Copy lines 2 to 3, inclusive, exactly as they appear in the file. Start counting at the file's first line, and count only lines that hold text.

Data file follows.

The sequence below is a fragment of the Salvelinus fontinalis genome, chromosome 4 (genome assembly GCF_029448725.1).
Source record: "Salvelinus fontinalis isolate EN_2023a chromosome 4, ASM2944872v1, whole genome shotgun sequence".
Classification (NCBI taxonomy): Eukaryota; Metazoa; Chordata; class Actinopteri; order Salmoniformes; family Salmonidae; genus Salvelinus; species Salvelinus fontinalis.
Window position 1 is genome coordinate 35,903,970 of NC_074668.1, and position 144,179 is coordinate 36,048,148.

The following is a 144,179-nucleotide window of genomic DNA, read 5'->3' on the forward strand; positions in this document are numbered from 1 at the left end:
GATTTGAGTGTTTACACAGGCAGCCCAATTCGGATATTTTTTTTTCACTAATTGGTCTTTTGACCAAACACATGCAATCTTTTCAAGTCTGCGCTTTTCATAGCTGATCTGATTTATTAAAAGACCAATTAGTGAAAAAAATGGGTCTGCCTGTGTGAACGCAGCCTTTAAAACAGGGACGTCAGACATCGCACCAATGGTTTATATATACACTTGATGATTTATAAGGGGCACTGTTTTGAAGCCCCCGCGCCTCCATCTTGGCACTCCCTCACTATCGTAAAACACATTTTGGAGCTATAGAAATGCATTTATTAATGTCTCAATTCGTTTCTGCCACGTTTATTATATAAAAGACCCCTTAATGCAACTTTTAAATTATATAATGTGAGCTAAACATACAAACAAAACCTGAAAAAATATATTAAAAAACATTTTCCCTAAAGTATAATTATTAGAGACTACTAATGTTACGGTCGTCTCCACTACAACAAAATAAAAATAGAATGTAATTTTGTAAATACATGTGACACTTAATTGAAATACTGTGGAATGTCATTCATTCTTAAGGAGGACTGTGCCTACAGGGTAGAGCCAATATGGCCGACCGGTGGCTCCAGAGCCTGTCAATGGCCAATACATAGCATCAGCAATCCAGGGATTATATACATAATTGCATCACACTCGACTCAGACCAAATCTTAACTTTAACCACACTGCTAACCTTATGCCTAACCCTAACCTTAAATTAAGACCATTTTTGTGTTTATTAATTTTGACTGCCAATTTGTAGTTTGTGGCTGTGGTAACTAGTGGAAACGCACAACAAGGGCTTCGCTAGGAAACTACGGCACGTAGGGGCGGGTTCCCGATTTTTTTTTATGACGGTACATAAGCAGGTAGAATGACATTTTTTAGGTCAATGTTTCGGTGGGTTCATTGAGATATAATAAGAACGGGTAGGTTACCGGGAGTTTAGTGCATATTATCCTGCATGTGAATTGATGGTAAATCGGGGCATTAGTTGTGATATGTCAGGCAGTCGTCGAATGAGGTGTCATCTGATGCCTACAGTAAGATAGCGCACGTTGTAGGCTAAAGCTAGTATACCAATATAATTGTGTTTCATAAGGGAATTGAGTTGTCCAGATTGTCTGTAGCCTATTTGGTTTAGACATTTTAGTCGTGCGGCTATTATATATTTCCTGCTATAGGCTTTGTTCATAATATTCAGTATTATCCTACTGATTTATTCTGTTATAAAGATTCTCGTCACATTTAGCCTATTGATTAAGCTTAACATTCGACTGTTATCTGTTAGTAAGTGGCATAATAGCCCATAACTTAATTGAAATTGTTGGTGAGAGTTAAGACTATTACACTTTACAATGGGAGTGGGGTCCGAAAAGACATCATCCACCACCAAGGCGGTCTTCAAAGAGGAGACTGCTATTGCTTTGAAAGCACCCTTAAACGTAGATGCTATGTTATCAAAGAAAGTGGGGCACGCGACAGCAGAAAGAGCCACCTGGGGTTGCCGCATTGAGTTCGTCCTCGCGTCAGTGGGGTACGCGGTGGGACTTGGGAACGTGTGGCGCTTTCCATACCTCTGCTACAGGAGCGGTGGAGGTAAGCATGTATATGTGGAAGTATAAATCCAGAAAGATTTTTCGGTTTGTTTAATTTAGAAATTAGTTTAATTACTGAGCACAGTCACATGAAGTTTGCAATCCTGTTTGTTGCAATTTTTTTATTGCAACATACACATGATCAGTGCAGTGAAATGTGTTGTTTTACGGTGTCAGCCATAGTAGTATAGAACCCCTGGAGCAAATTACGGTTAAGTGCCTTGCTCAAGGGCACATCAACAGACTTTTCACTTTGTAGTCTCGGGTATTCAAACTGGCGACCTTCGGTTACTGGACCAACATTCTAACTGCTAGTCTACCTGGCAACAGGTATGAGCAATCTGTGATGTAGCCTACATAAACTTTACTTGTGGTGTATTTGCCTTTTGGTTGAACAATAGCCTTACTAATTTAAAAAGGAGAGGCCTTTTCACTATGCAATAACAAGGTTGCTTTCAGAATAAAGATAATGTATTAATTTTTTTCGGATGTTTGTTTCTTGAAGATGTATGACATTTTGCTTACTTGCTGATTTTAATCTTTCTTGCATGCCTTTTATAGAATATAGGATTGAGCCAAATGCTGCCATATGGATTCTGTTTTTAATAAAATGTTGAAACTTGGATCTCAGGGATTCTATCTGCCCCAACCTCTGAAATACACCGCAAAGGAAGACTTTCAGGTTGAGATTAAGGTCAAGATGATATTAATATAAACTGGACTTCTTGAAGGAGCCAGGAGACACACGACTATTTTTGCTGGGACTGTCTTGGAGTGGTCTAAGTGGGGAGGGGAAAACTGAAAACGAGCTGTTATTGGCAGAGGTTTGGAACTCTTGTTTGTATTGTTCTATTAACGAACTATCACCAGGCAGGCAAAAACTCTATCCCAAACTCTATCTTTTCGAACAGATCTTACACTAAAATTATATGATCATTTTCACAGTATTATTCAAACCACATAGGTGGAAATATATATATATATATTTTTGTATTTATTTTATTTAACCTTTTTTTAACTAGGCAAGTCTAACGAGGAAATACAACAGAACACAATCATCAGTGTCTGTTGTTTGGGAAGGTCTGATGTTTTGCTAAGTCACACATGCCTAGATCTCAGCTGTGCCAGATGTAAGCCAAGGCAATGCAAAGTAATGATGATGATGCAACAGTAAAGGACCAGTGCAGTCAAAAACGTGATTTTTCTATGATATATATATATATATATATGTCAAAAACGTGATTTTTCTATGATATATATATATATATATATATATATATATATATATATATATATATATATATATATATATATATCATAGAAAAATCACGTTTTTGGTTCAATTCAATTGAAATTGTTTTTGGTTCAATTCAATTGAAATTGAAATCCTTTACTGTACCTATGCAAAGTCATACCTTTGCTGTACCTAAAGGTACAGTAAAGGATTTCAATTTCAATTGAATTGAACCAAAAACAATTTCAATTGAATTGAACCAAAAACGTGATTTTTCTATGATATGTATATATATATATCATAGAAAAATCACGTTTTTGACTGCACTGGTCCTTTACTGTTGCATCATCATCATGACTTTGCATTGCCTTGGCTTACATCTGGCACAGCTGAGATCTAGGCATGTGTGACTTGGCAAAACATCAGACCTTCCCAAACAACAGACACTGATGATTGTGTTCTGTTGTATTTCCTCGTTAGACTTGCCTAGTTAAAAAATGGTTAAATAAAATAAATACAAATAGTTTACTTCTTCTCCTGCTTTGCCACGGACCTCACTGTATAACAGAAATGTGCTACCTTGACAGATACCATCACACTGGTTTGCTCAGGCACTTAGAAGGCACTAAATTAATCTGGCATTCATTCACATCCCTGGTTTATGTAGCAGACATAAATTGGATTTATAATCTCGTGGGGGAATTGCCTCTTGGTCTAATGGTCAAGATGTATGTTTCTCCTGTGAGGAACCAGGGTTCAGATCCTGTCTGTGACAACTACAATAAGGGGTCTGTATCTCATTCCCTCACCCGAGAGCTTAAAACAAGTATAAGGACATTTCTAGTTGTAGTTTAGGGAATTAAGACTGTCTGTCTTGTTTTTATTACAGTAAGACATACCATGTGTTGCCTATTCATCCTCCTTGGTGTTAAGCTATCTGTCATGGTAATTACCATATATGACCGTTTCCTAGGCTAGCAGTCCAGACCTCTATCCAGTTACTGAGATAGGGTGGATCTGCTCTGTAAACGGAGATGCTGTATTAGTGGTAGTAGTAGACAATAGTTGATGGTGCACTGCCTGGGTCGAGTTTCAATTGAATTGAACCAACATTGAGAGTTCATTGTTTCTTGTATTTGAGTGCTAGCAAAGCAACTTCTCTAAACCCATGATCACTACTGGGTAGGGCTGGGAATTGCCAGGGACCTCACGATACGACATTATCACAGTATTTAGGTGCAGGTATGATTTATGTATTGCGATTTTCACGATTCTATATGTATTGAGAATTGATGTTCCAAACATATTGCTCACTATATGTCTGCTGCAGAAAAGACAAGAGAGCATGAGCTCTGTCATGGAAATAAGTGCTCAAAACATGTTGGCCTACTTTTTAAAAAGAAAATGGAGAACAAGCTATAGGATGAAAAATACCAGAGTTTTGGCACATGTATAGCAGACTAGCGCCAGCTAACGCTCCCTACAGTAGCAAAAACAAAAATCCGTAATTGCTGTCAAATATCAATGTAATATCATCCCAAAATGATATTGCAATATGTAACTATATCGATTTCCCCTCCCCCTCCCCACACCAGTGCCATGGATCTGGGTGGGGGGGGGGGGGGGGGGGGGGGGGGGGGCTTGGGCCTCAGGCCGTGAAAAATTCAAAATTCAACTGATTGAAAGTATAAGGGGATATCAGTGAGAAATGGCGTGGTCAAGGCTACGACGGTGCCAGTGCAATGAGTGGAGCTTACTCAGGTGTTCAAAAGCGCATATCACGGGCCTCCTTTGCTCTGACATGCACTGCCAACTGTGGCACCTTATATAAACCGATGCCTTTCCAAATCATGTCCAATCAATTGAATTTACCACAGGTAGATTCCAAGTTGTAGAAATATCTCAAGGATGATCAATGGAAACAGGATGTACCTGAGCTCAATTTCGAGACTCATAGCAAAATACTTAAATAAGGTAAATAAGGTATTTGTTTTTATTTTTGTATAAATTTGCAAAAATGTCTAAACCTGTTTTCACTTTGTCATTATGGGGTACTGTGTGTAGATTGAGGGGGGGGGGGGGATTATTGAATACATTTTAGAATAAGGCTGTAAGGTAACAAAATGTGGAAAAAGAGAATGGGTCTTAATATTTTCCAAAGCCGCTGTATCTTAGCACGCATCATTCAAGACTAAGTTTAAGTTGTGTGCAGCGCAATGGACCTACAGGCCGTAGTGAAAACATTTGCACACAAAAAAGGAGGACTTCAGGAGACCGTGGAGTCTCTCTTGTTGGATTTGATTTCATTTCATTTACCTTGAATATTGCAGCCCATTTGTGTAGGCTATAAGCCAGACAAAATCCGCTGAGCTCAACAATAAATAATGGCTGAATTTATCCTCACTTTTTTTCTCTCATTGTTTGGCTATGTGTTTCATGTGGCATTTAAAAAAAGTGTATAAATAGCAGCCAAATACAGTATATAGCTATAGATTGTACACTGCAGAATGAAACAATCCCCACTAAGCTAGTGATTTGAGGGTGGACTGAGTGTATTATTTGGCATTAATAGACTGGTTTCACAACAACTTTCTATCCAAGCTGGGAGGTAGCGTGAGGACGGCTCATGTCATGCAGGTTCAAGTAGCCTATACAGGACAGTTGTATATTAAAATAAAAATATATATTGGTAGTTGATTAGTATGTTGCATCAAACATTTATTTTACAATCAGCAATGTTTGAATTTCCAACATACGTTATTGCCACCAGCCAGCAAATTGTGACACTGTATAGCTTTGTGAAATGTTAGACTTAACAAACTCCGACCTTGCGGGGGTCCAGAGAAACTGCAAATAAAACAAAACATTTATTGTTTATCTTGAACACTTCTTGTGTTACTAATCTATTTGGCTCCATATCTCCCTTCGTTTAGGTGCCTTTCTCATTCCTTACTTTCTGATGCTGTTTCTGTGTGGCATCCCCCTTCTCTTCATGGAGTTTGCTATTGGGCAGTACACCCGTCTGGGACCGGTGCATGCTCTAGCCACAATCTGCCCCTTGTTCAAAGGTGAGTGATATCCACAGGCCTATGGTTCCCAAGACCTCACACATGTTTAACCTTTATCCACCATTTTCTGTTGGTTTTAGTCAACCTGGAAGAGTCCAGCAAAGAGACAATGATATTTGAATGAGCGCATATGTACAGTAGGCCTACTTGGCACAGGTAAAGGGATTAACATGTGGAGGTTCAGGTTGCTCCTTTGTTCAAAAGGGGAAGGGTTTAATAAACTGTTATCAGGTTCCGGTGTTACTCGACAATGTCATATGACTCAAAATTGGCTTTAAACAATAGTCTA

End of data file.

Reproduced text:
Source record: "Salvelinus fontinalis isolate EN_2023a chromosome 4, ASM2944872v1, whole genome shotgun sequence".
Classification (NCBI taxonomy): Eukaryota; Metazoa; Chordata; class Actinopteri; order Salmoniformes; family Salmonidae; genus Salvelinus; species Salvelinus fontinalis.